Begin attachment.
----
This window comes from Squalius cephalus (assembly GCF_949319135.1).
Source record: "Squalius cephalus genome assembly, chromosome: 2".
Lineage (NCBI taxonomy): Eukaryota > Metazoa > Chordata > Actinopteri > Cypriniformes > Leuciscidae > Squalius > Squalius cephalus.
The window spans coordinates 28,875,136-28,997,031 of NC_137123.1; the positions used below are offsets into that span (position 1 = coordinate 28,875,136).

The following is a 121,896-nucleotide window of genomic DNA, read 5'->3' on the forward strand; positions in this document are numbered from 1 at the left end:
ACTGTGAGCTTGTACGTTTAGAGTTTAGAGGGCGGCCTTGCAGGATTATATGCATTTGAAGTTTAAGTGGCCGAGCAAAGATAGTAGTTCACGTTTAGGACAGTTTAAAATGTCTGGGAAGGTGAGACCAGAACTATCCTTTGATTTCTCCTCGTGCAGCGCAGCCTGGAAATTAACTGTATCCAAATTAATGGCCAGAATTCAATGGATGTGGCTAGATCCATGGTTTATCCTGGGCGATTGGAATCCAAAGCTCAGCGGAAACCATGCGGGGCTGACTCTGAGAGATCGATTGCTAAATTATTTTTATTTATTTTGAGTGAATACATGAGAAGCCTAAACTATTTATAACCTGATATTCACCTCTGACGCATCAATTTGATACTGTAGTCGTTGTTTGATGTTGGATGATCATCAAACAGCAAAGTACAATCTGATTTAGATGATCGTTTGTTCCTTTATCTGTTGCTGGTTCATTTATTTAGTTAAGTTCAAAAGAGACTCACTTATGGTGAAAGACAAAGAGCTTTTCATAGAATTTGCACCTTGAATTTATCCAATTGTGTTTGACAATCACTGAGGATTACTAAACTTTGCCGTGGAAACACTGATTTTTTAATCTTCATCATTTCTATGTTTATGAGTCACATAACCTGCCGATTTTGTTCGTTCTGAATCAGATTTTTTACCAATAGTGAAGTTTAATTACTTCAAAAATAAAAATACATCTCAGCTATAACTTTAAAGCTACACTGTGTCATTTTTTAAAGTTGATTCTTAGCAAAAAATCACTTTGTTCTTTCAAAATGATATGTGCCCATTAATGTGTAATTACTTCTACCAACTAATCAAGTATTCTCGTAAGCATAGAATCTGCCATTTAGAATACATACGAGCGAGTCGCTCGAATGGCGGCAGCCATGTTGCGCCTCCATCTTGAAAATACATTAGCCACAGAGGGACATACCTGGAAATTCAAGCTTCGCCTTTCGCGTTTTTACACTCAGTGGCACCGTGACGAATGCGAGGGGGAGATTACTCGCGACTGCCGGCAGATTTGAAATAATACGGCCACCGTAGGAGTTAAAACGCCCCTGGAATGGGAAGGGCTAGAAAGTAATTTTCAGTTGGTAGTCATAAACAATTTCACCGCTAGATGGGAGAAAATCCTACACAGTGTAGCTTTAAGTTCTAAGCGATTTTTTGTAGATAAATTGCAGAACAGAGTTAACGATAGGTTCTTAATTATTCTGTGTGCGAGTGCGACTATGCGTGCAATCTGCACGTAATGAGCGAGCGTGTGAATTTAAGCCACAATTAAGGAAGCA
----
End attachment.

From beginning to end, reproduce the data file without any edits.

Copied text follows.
This window comes from Squalius cephalus (assembly GCF_949319135.1).
Source record: "Squalius cephalus genome assembly, chromosome: 2".
Lineage (NCBI taxonomy): Eukaryota > Metazoa > Chordata > Actinopteri > Cypriniformes > Leuciscidae > Squalius > Squalius cephalus.
The window spans coordinates 28,875,136-28,997,031 of NC_137123.1; the positions used below are offsets into that span (position 1 = coordinate 28,875,136).

The following is a 121,896-nucleotide window of genomic DNA, read 5'->3' on the forward strand; positions in this document are numbered from 1 at the left end:
ACTGTGAGCTTGTACGTTTAGAGTTTAGAGGGCGGCCTTGCAGGATTATATGCATTTGAAGTTTAAGTGGCCGAGCAAAGATAGTAGTTCACGTTTAGGACAGTTTAAAATGTCTGGGAAGGTGAGACCAGAACTATCCTTTGATTTCTCCTCGTGCAGCGCAGCCTGGAAATTAACTGTATCCAAATTAATGGCCAGAATTCAATGGATGTGGCTAGATCCATGGTTTATCCTGGGCGATTGGAATCCAAAGCTCAGCGGAAACCATGCGGGGCTGACTCTGAGAGATCGATTGCTAAATTATTTTTATTTATTTTGAGTGAATACATGAGAAGCCTAAACTATTTATAACCTGATATTCACCTCTGACGCATCAATTTGATACTGTAGTCGTTGTTTGATGTTGGATGATCATCAAACAGCAAAGTACAATCTGATTTAGATGATCGTTTGTTCCTTTATCTGTTGCTGGTTCATTTATTTAGTTAAGTTCAAAAGAGACTCACTTATGGTGAAAGACAAAGAGCTTTTCATAGAATTTGCACCTTGAATTTATCCAATTGTGTTTGACAATCACTGAGGATTACTAAACTTTGCCGTGGAAACACTGATTTTTTAATCTTCATCATTTCTATGTTTATGAGTCACATAACCTGCCGATTTTGTTCGTTCTGAATCAGATTTTTTACCAATAGTGAAGTTTAATTACTTCAAAAATAAAAATACATCTCAGCTATAACTTTAAAGCTACACTGTGTCATTTTTTAAAGTTGATTCTTAGCAAAAAATCACTTTGTTCTTTCAAAATGATATGTGCCCATTAATGTGTAATTACTTCTACCAACTAATCAAGTATTCTCGTAAGCATAGAATCTGCCATTTAGAATACATACGAGCGAGTCGCTCGAATGGCGGCAGCCATGTTGCGCCTCCATCTTGAAAATACATTAGCCACAGAGGGACATACCTGGAAATTCAAGCTTCGCCTTTCGCGTTTTTACACTCAGTGGCACCGTGACGAATGCGAGGGGGAGATTACTCGCGACTGCCGGCAGATTTGAAATAATACGGCCACCGTAGGAGTTAAAACGCCCCTGGAATGGGAAGGGCTAGAAAGTAATTTTCAGTTGGTAGTCATAAACAATTTCACCGCTAGATGGGAGAAAATCCTACACAGTGTAGCTTTAAGTTCTAAGCGATTTTTTGTAGATAAATTGCAGAACAGAGTTAACGATAGGTTCTTAATTATTCTGTGTGCGAGTGCGACTATGCGTGCAATCTGCACGTAATGAGCGAGCGTGTGAATTTAAGCCACAATTAAGGAAGCA